14 June 2024 The Future is the Product of the Past

The oldest ceramic roof tiles ever found in land of Israel may be from Antiochus’ Lost Citadel in Jerusalem

The 16 ceramic roof tile fragments, from the Hellenistic period in the second century BCE, were discovered during an archaeological excavation in a parking lot adjacent to the ancient City of David, the Israel Antiquities Authority announced on Wednesday. The discovery marks the earliest documented use of ceramic roof tiles in the Land of Israel.

Fragments of clay roof tiles have been found in Jerusalem, even though such tiles were unknown in Judea at the time, the Israel Antiquities Authority said.

Spearheaded by Dr. Yiftah Shalev and Dr. Filip Vukosavović from the Israel Antiquities Authority (IAA), along with Prof. Yuval Gadot from Tel-Aviv University (TAU), the findings are attributed to the era of Antiochus IV Epiphanes, the Hellenistic ruler of the Seleucid Empire from 175 BC to 164 BC.

These unique tiles could have come from the long-lost Acra, a massive fortress built somewhere in Jerusalem (the exact location is unknown) by the Seleucid Emperor Antiochus IV, aka Antiochus Epiphanes, as part of his drive to subdue the rebellious region against the Greek Seleucid regime in the late second century B.C.

The Giv‘ati Parking Lot Excavations at the City of David, Jerusalem. Photo by Kobi Harati/City of David.
The Giv‘ati Parking Lot Excavations at the City of David, Jerusalem. Photo: Kobi Harati/City of David.

If they are from the Acra, they constitute extremely rare archaeological evidence of the Greek Seleucid regime in Jerusalem, knowledge of which had been confined to historic sources until now, say researchers.

Recent archaeological endeavors, including the unearthing of roof tiles, have reignited discussions on the possible location of the fortress on the City of David Hill.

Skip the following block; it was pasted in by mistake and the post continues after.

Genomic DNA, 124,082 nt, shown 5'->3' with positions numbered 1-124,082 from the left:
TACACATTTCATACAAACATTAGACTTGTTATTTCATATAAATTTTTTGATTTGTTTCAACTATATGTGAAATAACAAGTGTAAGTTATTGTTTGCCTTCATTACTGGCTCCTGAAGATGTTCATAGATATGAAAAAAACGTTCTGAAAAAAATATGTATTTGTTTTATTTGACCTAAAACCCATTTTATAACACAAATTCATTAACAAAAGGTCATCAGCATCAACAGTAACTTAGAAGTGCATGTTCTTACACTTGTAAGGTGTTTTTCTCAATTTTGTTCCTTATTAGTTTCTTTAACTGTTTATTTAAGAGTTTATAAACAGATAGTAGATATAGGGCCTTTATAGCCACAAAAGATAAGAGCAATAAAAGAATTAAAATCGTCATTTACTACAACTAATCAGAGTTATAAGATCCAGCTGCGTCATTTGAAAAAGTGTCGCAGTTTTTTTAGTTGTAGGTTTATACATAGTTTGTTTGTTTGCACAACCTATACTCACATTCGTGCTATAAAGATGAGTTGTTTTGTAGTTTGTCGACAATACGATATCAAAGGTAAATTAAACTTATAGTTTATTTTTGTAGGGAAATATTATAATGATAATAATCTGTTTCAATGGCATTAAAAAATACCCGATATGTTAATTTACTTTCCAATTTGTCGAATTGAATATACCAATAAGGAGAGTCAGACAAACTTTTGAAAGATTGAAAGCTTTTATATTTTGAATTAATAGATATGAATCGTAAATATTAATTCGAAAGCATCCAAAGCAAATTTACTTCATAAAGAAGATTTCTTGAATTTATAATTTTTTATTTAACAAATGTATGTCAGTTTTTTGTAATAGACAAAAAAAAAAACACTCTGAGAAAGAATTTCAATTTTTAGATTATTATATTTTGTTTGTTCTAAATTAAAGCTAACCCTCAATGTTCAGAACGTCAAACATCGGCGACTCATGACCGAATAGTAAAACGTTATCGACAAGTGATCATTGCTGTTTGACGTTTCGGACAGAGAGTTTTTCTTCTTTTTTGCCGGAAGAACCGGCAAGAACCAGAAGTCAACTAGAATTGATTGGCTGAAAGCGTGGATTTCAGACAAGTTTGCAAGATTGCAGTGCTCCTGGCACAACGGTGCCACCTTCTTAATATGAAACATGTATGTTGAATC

The historical background indicates that Antiochus IV built the Acra fortress on or near the Temple Mount in 168 BCE during a military expedition to Jerusalem. The Books of the Maccabees and the later writings of Josephus both detail how Jewish pilgrims and locals alike continued to experience tensions due to this stronghold, which was manned by Syrian mercenaries. The exact location of the Acra fortress has remained a mystery despite its importance.

The technique of making roof tiles was unknown in Hellenistic Judea, making these the oldest ceramic tiles found in this area to date, according to the team excavating in the City of David National Park, around the walls of the Old City of Jerusalem.

Roof tile fragments discovered at the Givati Parking Lot Excavation. Photo:  Eliyahu Yannai, City of David National Park
Roof tile fragments discovered at the Givati Parking Lot Excavation. Photo: Eliyahu Yannai, City of David National Park

Ceramic roofing tiles were invented in Greece as early as the seventh century BCE. However, 500 years went by until they began to appear in the Land of Israel. The person who brought them to Israel was none other than Antiochus IV Epiphanes.

Their durability and resistance to water, specifically rainwater, gained them a positive reputation and ensured their rapid adoption in neighboring areas, according to the researchers.

The discovery of the roof tiles constitutes additional evidence of the Hellenistic presence in the City of David, characterized by foreign construction traditions.

Ayala Zilberstein of the IAA and Tel-Aviv University said: “Tiles were very rare in our region during this period, and they were alien to local construction traditions, indicating that the technique of using tiles to roof parts of a tower or a structure inside that famous fortress was brought from Greek-controlled areas by foreign rulers,”.

IAA

Cover Photo: An assortment of roof tile fragments discovered at the Givati Parking Lot Excavation. / Emil Aladjem, Israel Antiquities Authority

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